The well-disciplined Panthers – despite my doubts in their hype earlier this season – have the second-best overall defense next to the ‘Hawks, they get to the quarterback at an obnoxiously effective rate (45 sacks, second in NFL), they thrive against the run, and Cam Newton is a revelation when consistent. Carolina is 8-1 over the last nine weeks to improve to 10-4 and rise to contention for the NFC South title, which may be decided by this weekend’s home meeting with co-leader New Orleans – the only team it has lost to in the last two-plus months. Along the way, the Panthers edged the Niners in San Fran and, as we all know, outlasted the Pats in a controversial ending. Carolina’s offensive weapons, except for Newton with his versatility, aren’t overly intimidating, but the team is balanced both in the air and on the ground. The only real concern defensively is the secondary, which will likely get them in trouble before reaching the Meadowlands, anyhow.
Whichever of the aforementioned teams qualifies for the Super Bowl, and it will likely be one of the four, should be able to handle the Patriots, Broncos, or any other surprise entrant. All have the offensive ability and, perhaps more important, the defensive depth, an area that most AFC favorites (the Chiefs and Bengals, aside) lack. But Kansas City and Cincinnati fail to generally measure up offensively, all due respect to Jamaal Charles.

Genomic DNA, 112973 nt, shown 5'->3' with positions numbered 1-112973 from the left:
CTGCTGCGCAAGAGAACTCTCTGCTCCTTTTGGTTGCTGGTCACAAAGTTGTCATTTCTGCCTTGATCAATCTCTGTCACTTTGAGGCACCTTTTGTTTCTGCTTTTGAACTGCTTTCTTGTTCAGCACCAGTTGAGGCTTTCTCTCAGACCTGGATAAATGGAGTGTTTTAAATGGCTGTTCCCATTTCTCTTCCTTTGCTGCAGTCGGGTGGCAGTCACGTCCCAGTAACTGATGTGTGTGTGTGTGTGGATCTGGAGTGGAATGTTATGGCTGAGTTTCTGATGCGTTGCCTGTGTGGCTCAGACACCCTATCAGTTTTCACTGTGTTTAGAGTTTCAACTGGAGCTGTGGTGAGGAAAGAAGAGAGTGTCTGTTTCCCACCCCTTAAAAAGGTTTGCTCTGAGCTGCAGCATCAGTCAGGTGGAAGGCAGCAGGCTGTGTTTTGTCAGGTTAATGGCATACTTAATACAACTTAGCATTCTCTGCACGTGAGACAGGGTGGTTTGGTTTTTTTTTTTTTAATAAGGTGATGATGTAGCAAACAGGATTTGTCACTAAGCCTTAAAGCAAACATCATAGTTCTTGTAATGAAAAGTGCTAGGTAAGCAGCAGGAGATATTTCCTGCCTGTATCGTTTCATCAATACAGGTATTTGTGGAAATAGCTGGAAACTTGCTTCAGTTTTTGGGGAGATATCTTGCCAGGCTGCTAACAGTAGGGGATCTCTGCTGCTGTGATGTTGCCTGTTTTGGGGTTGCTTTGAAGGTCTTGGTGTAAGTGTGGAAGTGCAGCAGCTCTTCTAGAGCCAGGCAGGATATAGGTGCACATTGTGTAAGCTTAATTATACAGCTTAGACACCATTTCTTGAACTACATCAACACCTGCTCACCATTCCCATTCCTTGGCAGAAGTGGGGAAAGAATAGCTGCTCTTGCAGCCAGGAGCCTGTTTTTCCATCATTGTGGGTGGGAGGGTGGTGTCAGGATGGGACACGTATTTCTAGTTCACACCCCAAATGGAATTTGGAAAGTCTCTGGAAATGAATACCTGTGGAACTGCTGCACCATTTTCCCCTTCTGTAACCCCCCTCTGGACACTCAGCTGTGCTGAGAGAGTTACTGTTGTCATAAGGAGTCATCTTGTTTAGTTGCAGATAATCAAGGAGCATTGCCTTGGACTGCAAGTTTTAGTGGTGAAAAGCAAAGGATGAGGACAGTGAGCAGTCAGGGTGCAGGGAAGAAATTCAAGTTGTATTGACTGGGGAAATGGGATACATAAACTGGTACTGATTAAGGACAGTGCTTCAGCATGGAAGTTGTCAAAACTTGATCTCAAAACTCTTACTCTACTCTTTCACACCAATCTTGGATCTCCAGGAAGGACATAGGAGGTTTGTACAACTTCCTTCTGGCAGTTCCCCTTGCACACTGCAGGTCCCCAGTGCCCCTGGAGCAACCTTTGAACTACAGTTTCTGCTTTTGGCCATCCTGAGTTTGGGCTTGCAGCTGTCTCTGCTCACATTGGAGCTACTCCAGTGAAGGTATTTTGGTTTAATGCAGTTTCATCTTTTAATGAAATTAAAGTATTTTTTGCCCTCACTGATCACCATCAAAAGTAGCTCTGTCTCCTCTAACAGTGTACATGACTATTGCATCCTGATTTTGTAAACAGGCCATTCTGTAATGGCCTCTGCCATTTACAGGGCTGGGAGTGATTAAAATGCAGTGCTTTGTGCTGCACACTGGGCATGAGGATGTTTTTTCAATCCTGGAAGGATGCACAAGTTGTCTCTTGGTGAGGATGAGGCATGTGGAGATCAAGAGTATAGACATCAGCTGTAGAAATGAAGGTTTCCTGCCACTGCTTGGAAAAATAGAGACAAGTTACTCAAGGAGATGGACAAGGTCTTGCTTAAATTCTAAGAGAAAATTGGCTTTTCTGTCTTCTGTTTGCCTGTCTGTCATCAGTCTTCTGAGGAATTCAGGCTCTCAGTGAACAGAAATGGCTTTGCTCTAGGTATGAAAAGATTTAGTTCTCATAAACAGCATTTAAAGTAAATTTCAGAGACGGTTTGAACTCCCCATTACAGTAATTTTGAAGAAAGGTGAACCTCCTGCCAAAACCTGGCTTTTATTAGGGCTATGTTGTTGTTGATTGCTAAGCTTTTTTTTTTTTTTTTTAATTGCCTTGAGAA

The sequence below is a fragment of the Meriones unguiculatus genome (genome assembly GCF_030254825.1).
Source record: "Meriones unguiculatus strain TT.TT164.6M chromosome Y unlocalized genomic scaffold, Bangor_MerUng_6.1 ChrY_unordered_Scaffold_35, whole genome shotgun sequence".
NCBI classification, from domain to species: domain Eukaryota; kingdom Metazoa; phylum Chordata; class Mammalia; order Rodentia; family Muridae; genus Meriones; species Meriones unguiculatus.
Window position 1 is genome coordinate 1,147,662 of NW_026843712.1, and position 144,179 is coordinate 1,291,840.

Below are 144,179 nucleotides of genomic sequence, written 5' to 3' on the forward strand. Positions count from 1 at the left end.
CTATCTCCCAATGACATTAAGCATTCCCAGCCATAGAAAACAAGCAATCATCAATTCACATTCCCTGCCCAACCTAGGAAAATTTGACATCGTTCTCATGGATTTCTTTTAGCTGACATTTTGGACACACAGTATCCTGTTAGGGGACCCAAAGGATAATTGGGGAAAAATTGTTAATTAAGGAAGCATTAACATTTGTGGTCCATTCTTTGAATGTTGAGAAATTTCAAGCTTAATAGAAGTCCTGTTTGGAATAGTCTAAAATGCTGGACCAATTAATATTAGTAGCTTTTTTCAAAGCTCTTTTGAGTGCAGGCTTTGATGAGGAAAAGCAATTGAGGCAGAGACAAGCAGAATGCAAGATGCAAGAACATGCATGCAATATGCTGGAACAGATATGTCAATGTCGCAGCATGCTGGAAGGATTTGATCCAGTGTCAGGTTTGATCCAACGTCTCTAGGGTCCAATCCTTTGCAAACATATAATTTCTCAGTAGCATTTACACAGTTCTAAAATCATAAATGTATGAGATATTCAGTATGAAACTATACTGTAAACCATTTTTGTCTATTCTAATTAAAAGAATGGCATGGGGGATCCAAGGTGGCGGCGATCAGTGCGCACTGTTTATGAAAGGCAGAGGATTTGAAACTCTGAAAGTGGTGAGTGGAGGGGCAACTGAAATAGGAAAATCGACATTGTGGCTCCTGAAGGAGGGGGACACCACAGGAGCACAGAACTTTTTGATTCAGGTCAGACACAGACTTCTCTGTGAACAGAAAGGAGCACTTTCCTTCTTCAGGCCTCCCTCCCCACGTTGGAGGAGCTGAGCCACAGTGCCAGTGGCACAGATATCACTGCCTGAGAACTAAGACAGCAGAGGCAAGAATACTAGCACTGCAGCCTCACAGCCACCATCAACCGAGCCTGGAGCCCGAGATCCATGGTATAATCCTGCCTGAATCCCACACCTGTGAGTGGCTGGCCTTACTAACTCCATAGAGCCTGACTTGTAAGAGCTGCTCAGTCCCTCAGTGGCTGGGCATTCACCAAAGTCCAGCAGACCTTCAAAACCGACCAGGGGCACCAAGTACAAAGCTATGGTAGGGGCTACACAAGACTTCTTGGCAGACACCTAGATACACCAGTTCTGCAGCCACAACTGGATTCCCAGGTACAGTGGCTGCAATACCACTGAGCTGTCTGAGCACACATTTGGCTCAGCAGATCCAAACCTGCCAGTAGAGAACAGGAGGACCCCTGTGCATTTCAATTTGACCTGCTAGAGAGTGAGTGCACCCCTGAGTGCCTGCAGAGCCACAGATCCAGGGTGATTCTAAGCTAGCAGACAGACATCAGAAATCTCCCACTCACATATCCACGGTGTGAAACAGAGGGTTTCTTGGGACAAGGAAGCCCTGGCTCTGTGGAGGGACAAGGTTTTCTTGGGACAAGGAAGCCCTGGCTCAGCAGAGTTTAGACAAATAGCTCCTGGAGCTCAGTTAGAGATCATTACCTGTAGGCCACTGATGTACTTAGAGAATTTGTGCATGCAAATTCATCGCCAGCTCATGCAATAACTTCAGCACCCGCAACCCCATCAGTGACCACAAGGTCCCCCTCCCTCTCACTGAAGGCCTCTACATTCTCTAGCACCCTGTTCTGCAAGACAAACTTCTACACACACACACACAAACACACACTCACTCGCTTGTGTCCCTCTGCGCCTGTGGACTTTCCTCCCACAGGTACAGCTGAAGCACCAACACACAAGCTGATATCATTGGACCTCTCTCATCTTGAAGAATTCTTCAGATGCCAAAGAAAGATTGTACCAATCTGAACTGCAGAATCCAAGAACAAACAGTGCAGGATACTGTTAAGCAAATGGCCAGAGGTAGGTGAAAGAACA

None of this is to suggest the Patriots are a bad team. If healthy, they’re arguably the best and most balanced squad in the NFL. Problem is, they’re not healthy – not even close, and they won’t be for the duration of the year. Without Rob Gronkowski, they’ve struggled in the red zone and their running game has not been as effective. Without several of their defensive anchors, they’ve been unable to make key stops, can’t halt the run, and have allowed 26.8 points per game since Week 6. Merge those two realities and you have a team that’s trailed in 12 of 14 games, relied far too often on late-game heroics, and is a lousy 3-4 on the road – with wins over teams that are a combined 11-31.
In spite of that, all of it, perhaps the Patriots could maintain possession of a first-round playoff bye, win a home division game, march into Mile High and upset a powerhouse Broncos offense that also falters frequently on the defensive end. The AFC is that wide open.
From there … In Bill We Trust? Sure. Any given Sunday? Of course. But, if you’re playing the odds? It’s tough to argue with the facts. They may just be lining up for second-place.
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About this blog
Adam Kaufman is a writer and broadcaster who can also be heard regularly on 98.5 The Sports Hub, WBZ NewsRadio 1030, the national CBS Sports Radio Network, and broadcasting Boston College hockey games. The Massachusetts native is a Syracuse grad and a pop culture fanatic who offers a unique and entertaining look at your favorite Boston sports teams. Please don't hold his love for Jean-Claude Van Damme movies against him.